• Established the Bridgepoint Collaboratory for Research and Innovation, the first in the world devoted entirely to developing the evidence and new models required to address the needs of these patients.
  • Established the Bridgepoint family health team as an incubator and exemplar of primary care models and practices that could effectively manage and prevent chronic disease and complexity in the population.
  • Developed new models and competencies to address the growing needs of these patients.
  • Became affiliated with the University of Toronto to drive evidence-based practice and lay the ground for new curriculum.
  • Built a new hospital and campus of care, the first of its kind, designed specifically to meet the needs of complex patients.

The Bridgepoint Collaboratory started its work with a piece of groundbreaking research – "The Bridgepoint Study" – which confirmed many of the things we had already suspected. The study showed that the complex patient's journey often presents with a single chronic disease that is just the "tip of the iceberg." What appears at first belies the multiple layers of potential complexity that, left unaddressed, will erupt into a complex patient.

Complex patients are characterized by clinical complexity: multimorbidity, polypharmacy, high treatment burden and fragmented care (in our predominately acute, reactive, highly specialized and fragmented healthcare delivery system).

These patients are also characterized by social complexity: social vulnerability, depression, addiction, social isolation and coping and adaptation challenges.

The study revealed high variability in the complex patient population and significant gaps between our current system and their needs:

  • Existing data systems do not capture complexity.
  • The current acute, episodic system is a poor fit for complex patients.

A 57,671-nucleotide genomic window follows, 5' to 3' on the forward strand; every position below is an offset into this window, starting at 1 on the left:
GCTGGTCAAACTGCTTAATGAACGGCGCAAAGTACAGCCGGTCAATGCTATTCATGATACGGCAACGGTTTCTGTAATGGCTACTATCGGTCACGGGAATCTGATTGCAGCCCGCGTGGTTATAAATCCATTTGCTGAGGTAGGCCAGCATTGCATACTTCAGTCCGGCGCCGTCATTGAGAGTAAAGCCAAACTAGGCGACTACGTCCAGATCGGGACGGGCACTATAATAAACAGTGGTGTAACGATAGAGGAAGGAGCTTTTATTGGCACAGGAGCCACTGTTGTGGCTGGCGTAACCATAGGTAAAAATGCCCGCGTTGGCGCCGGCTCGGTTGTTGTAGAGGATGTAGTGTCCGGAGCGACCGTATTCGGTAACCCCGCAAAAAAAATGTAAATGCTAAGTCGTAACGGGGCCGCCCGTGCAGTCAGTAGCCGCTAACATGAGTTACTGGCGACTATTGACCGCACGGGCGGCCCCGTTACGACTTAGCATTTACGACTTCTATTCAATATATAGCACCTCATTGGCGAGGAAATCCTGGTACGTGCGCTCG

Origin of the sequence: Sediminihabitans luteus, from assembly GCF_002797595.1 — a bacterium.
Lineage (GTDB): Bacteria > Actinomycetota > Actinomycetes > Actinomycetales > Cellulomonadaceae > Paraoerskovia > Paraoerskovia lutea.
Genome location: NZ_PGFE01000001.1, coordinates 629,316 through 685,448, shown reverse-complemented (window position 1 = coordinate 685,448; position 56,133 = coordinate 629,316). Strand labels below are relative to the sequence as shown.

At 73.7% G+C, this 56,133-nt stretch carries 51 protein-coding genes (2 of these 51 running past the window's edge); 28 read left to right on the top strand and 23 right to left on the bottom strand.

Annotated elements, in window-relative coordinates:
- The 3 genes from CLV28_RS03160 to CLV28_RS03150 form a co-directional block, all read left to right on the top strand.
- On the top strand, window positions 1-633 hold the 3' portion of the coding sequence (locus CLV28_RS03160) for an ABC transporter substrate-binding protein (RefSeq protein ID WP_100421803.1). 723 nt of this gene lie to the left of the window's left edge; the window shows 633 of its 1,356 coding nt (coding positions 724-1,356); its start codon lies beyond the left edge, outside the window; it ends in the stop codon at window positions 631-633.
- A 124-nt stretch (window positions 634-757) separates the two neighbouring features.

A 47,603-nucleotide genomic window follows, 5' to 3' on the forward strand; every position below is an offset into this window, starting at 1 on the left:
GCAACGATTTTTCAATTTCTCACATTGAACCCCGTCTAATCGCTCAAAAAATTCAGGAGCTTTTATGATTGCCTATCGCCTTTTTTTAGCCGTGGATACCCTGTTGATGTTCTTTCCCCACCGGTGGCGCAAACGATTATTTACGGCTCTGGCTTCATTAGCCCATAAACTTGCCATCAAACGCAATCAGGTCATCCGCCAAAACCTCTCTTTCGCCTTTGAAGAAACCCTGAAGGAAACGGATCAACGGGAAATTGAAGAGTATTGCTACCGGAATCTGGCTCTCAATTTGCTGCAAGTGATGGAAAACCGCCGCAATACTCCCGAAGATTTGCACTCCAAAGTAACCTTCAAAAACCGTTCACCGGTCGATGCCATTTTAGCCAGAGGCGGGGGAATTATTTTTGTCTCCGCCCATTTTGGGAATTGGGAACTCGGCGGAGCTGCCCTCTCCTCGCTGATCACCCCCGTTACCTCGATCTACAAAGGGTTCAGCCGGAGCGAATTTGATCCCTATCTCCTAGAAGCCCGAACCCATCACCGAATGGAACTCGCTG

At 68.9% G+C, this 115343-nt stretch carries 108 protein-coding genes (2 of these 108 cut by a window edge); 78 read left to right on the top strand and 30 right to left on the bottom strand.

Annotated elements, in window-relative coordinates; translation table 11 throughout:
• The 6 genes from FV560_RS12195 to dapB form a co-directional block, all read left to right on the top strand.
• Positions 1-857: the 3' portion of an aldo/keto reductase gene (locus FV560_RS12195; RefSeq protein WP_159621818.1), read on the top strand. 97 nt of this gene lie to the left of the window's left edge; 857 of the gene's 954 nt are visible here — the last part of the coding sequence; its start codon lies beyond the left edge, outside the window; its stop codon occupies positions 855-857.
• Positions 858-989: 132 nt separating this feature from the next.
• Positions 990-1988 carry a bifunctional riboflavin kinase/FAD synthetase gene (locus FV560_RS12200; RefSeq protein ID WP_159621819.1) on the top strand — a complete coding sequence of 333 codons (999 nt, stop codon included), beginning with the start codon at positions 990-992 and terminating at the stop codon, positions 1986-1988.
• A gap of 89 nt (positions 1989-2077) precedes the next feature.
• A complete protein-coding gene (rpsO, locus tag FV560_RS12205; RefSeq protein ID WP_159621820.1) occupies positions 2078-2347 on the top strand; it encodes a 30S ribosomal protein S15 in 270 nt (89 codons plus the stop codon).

• Care plans do not address coping, adaptation or transitions effectively.
  • Significant missed opportunities exist for prevention all the way through these patients' trajectory.

These results led us to conclude that we need fundamental change at all levels of our healthcare system: (a) at the level of the patient in the evidence used to treat them; (b) at the level of the system in how we organize care delivery; and (c) at the policy, planning and research levels and in the data we use for decision-making, outcome and performance measurement.

Bridgepoint's Transformation

With that evidence in hand, we started our transformation journey, beginning at the level of the patient. Our team designed a new approach to care, which included:

  • A comprehensive 360-degree assessment by an interprofessional team, which has been implemented on our complex medical care units
  • Treatment and management strategies for physical as well as psychosocial issues
  • A shift in focus to optimal function and compression of morbidity and risk
  • A high quality, safe experience in and out of hospital
  • Support for coping and adaptation
  • Advocacy, training and support for formal and informal caregivers
  • Creating and offering a community-connecting, health-promoting environment

We redefined which outcomes it would be appropriate to focus on for these patients: optimized health and well-being; improved quality of life; optimized functionality; improved coping, adaptation and self-efficacy; reduced risk and healthcare utilization and enhanced social capital.

At the level of the system, the Bridgepoint team developed a new model of care delivery. The model is based on the idea that addressing the needs of these patients begins with a fundamental paradigm shift. That paradigm shift would evolve and replace our acute, episodic, reactive care model – where acute care hospitals are the entry point to everything – with a proactive, comprehensive, integrated, continuous "health hub," with primary care and patients at the centre (Figure 2).

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We began implementing the Bridgepoint Model by partnering with primary care and community providers in our catchment area, developing a short-stay evaluation unit with direct access from primary care; implementing complexity clinics; and starting a new "Bridges to Home" program, to follow high-risk patients in "shared care" with their primary care doctors.